One of the many announcements at Build 2013 was the preview of Visual Studio 2013 - ready for you to download and try out.
We already knew some of the details of the next version of Visual Studio but these were mostly related to what has become known as DevOps and lifecycle management - see Visual Studio 2013 Details Revealed.
Most of the remaining new features relate to Windows 8.1 but there is a new version of .NET 4.5.1. It is an in-place update for .NET 4.5. The improvements are mostly to debugging facilities and efficiency.
You can now view the return values from functions even if these are not used, Edit and Continue for 64-bit .NET and view async operations in the Tasks window.
Talking of C++, the new Visual Studio includes more C++11 features including delegating constructors, raw string literals, explicit conversion operators, and variadic templates. It is also easier to navigate between code and header files.
Since the news that Expression Blend Studio was being discontinued, Blend has been bundled with Visual Studio as a standalone product and is still available in VS 2013. Both XAML editors have been improved with better IntelliSense and other small changes. It is still odd to have Blend not fully integrated with Visual Studio. There are also some new controls - AppBar, Hub and Flyout which have been listed as part of the 5000 new APIs available in Windows 8.1.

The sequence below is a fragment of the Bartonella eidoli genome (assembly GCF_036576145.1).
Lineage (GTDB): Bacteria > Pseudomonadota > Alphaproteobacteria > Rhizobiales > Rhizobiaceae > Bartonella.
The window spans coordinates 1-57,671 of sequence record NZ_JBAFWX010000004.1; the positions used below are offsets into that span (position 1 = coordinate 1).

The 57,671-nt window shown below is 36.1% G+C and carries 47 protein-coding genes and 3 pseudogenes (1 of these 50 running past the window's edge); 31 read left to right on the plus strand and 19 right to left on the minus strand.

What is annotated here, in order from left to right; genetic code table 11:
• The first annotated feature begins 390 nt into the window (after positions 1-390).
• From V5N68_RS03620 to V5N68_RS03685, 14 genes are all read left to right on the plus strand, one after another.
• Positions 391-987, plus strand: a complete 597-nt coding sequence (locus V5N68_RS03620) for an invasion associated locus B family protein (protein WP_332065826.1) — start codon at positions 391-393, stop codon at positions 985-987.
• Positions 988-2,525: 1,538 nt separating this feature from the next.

As you might guess there is closer integration with Azure and creating web services.
Check out the video that showcases Visual Studio 2013:
Overall the upgrade to Visual Studio 2013 is underwhelming. However, we shouldn't beat Microsoft up over this too much as the release cycle is faster than before and, let's face it, Visual Studio is a good IDE without any additional features. All of the features that have been added are in the "nice" rather than "essential" category and most relate to building WinRT apps in one form or another. If you are an "old fashioned" Win32/.NET developer then you have to conclude that there is even less in the mix for you and very little guidance as to what to expect in the future.